Elder Stow got down with a groan.  “I will never get used to riding on the back of that beast,” he said.  “I am thinking I will end up bow-legged and looking like a gorilla.”  The others did not have the heart to tell the Neanderthal he already looked something like a gorilla, certainly more gorilla-like than an ordinary human.

            The travelers gathered around the circle of stones for a moment of pleasant conversation when a dozen men dropped down out of the trees, spears in hand.  Roland and Katie started to jump to the defense, but Lockhart grabbed each by an arm.  “No reason anyone should get hurt,” he said.  “Let us see what they want.”

            The warriors or hunters, unpainted, went straight for the horses and pulled all the rifles.  “They seem to know something,” Lincoln remarked.

            “Father,” Roland said.  “He has great mind magic as witnessed by the fact he has kept Alexis enchanted for so long.  I would guess Zoe successfully delayed him from exiting her world and he imagined we were getting too close.”

            One man stepped up to the elf and sneered.  “Not you,” he said.  “You can go.  Tell the witch of the woods we have no quarrel with her.”

            “Hey, Tumak, do you think these animals will be good to eat?”

            Roland stepped to the horses and spoke to the man.  “Touch one animal and I will see you haunted until you go mad and eat your own children.”  He quickly tied the horses in a line, using the rope from Decker’s bag.  Then he mounted and trotted off with a word to the group, in English.  “I will find you.  Boston, don’t be afraid of the magic inside you.  I love you.”

            “I love you, too,” Boston said even as the men poked their spears in the traveler’s direction and told them to move.

            The men had tied their hands behind with vines and now pushed them forward.  “We still have our pistols,” Katie pointed out, though they were hardly worth much with their hands tied.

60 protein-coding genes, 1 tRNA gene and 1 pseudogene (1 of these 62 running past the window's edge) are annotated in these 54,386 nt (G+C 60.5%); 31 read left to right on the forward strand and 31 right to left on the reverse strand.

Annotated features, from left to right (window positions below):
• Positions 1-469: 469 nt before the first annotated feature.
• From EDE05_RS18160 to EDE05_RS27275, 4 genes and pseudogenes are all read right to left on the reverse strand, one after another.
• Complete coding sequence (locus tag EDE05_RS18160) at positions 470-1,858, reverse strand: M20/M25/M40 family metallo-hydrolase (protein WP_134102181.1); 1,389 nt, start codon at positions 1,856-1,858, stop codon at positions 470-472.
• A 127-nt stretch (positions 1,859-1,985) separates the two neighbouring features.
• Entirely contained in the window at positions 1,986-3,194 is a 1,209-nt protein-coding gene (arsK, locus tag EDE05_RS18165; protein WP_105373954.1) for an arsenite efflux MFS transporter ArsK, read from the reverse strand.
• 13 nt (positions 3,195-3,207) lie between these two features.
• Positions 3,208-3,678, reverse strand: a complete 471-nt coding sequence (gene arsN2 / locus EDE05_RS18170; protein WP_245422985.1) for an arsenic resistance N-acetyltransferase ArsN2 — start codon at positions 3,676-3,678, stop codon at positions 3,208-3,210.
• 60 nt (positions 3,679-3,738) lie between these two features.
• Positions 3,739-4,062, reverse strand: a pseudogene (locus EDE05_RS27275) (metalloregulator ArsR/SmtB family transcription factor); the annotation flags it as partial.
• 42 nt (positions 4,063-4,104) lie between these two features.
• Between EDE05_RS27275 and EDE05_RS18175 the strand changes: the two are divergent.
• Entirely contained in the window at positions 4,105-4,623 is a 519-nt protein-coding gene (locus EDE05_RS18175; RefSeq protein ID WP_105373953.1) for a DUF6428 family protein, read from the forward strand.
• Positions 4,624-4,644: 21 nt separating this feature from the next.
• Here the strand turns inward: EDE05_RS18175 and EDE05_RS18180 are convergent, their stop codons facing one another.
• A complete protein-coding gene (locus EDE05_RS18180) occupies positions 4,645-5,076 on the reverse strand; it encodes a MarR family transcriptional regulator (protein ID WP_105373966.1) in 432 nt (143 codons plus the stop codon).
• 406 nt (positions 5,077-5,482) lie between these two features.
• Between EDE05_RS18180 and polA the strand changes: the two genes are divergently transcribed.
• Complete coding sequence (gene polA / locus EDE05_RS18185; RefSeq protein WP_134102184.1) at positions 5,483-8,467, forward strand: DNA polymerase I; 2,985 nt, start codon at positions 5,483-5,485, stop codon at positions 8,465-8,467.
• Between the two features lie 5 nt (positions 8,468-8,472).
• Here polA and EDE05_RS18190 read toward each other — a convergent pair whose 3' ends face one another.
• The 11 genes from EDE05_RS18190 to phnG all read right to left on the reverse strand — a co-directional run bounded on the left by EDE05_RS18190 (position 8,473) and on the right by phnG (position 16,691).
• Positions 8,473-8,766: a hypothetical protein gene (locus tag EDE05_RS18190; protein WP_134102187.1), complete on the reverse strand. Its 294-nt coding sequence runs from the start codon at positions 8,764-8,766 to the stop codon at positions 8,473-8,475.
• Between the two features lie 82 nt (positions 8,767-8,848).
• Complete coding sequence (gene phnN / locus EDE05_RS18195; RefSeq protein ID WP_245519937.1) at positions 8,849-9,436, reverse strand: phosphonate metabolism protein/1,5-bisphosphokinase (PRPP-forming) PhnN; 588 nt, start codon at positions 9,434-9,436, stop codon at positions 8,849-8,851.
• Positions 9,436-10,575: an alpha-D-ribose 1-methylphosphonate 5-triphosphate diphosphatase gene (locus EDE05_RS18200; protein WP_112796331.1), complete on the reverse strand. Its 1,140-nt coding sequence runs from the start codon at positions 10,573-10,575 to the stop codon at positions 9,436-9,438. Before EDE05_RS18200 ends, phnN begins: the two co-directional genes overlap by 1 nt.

“I think Mingus wanted to delay us, not harm us,” Lockhart suggested.  He got a slap in his back with the butt end of a spear for speaking.  Katie turned.

            “Do that again and I will hurt you,” she told the man.  The man paused.  He clearly saw something in Katie’s eyes.

            “No more!” The head man shouted.  “Let them walk.  The Shaman will decide.”

            There was silence all around for a long mile.  Finally, Boston edged up toward the front.

            “Tumak?” Boston guessed the speaker was the leader of this hunting group and the man confirmed her guess when he turned his head to look at her.  “Your Shaman is a man of power?”  A year ago, Boston never would have asked such a question.  Even a month ago after seeing fairy magic and the magic of the little ones, she might not have asked.  But now that she had seen some small power in herself, she knew ordinary humans were not immune.  There really were witches in the old world, so she asked.

            “Ogalalo is a mighty man,” Tumak confirmed.  “He can do things, magic things beyond your dreaming, young doe.”

            “I am not such a young doe, but I have been called Little Fire,” Boston responded.  The man looked again.

            “So I see.”  He eyed her red hair, a color he surely never saw before.

            “Yes, and I advise caution.  You don’t want to get burned.”

            “Keep moving,” the man beside her said, and Boston quieted.


Avalon 2.5:  Camp du Jour … Next Time